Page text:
Wow, this is such a good post!!! But why am I not surprised?!?…I can always count on thoughtful and insightful posts from the Polyface Farm Chicks! Anyway, I well remember the days before I was married when scrambled eggs for dinner was usually the best I would do in terms of a proper meal ( I was never one for junk and/or fast food). Now that hubby is gone (he passed away a little over 3 years ago) I usually prepare the same sorts of meals that we used to eat together; however, there’s now the tendency to eat standing in the kitchen rather than sitting down at a “table for one”. But more and more I’ve begun to sit for a proper meal…even if it’s while putting in a movie/DVD (I don’t get TV)…and, though I am not an outwardly religious person, saying grace first. I call upon the words we used to use as a family which are: “God bless the poor and the hungry and all those whose work as brought us this meal.” What I always loved about this part of grace is that it calls to mind ALL those who contribute to our nourishment, especially the farmer and including the cook… and all those in between. Thanks for the reminder!

  7. Just yesterday, right before making the family’s meal, I stood eating some homemade fermented-in-my-kitchen sauerkraut right out of the jar. Had I not had to cook for the rest of them, it surely would have been my meal. A sublime one, if not so balanced.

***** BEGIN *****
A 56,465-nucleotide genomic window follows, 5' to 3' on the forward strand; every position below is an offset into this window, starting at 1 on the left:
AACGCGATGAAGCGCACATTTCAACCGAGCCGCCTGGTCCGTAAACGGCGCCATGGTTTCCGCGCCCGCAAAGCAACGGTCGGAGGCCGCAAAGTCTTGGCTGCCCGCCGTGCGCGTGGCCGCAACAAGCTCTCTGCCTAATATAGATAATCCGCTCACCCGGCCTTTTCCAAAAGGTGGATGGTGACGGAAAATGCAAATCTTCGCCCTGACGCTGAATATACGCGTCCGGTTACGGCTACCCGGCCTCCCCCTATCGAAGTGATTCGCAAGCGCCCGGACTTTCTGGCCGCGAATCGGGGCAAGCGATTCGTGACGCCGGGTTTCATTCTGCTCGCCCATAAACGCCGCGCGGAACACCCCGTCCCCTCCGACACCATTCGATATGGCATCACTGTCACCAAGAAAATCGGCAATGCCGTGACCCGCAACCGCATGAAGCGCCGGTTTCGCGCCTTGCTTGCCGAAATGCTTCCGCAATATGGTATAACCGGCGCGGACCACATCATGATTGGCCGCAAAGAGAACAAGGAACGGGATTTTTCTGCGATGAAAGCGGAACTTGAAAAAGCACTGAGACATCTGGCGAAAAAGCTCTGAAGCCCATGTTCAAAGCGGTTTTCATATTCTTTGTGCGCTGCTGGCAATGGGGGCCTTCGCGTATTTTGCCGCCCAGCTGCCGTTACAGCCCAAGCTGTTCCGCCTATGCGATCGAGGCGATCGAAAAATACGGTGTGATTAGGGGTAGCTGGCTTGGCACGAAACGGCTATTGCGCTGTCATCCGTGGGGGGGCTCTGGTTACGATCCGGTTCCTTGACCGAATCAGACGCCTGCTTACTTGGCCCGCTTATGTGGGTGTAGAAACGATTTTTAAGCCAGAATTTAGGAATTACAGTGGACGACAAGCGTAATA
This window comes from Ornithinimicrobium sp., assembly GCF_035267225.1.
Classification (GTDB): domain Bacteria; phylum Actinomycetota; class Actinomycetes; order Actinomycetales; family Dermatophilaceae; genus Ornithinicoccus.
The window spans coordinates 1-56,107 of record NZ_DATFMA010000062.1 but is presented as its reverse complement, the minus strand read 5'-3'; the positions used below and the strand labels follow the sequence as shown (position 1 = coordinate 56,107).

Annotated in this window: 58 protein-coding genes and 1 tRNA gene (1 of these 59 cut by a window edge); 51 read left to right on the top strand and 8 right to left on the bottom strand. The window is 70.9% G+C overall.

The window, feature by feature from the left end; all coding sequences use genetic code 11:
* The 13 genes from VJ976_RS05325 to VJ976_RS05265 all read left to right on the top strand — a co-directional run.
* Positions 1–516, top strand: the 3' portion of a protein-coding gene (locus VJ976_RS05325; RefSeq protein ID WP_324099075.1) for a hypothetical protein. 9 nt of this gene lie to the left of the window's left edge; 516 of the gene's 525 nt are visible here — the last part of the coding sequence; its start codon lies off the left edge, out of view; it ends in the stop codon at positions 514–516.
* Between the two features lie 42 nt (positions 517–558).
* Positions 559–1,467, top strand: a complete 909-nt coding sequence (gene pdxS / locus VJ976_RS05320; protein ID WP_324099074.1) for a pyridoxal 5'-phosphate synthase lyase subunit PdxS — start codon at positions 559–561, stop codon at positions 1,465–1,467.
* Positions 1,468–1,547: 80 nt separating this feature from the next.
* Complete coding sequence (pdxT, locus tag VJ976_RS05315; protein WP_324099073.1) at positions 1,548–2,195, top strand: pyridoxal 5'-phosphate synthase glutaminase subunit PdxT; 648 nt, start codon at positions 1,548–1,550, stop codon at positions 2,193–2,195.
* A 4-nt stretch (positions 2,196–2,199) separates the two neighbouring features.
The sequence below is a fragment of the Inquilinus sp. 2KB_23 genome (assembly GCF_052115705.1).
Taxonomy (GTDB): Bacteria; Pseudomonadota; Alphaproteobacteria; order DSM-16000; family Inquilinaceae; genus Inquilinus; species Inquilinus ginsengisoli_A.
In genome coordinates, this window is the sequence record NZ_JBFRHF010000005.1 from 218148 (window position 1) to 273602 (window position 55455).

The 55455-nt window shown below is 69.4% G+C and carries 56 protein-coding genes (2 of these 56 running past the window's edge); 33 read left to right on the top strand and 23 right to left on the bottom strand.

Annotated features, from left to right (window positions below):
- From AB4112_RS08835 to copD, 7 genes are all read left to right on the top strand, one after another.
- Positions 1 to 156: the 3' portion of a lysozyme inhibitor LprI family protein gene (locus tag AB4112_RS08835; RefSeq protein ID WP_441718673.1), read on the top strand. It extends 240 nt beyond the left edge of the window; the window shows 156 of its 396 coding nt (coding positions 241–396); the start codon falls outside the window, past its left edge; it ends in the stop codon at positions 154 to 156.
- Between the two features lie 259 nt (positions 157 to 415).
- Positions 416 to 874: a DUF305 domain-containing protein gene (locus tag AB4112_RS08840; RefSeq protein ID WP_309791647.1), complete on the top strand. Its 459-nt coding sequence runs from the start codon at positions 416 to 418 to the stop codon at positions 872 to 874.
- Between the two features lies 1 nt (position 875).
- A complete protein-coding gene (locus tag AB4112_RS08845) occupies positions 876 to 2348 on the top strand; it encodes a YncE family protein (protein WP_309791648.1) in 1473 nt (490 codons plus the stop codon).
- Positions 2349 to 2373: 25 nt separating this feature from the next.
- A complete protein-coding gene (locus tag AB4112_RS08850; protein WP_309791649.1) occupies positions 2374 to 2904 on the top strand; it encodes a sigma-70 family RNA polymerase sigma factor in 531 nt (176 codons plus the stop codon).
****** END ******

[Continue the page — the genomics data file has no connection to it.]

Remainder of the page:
8. dmossgirl says:

    This is something that has oft bothered me as well. As a single woman, often with little motivation to sit and eat, I notice I shovel food into my mouth far too rapidly, just seeking a little fuel for the furnace, rather than really enjoying the precious, gracious, delicious, truly life-giving nature of food.
    In fact, 2 sayings I’ve learned often drive me to seek company even if it’s inconvenient, rather than eating alone. From Thailand, “food is not delicious if eaten alone”, and from Israel, perhaps more sobering: “Those who eat alone die alone”.

    So I try hard to invite over friends at least once a month, particularly those who are also single and likely to eat dinner alone. Any excuse is a good one – this Thursday, it’s just the fact of it finally being spring, officially, and it will be pot-luck, with the unifying theme of “foods that remind you of spring” or, failing some specific spring-like food ideas, just whatever people have on hand.
    I’ll make dilled potato-egg salad and maybe some homemade pizza, and whatever everyone brings, we will enjoy to the fullest.

    Anyway, thanks for this reminder to let what I believe about food actually play out in real ways in my everyday life!

  9. Webby says:

    My mother is alone many months of the year as my father travels as a missionary. She has one big cooking day whenever she needs it and she will make several meals and then partition them up in serving size container and freeze them. Then she has the choice of lasagna, lentil stew, venison roast – or a myriad of other options – when she runs out – she cooks again. Although she still will occasionally eat eggs for a meal and of course a piece of dark chocolate for dessert! Blessings in your endeavers!

  10. Rick Zamborsky says:

    Hello Brie, Thanks for the very true statements and fivegreenacres(comment above) i do that too. Love the Kraut from the can..;).. Brie thanks again and you are so right. cooking for others rocks and then to see the enjoyment of the group(most of the time:)… We all love a good challenge.. Have a great week and year! Spring break this week here in Reston and snow coming down as I type this.. Good Ole VA. 🙂

    Regards and great post!
    Rick Z.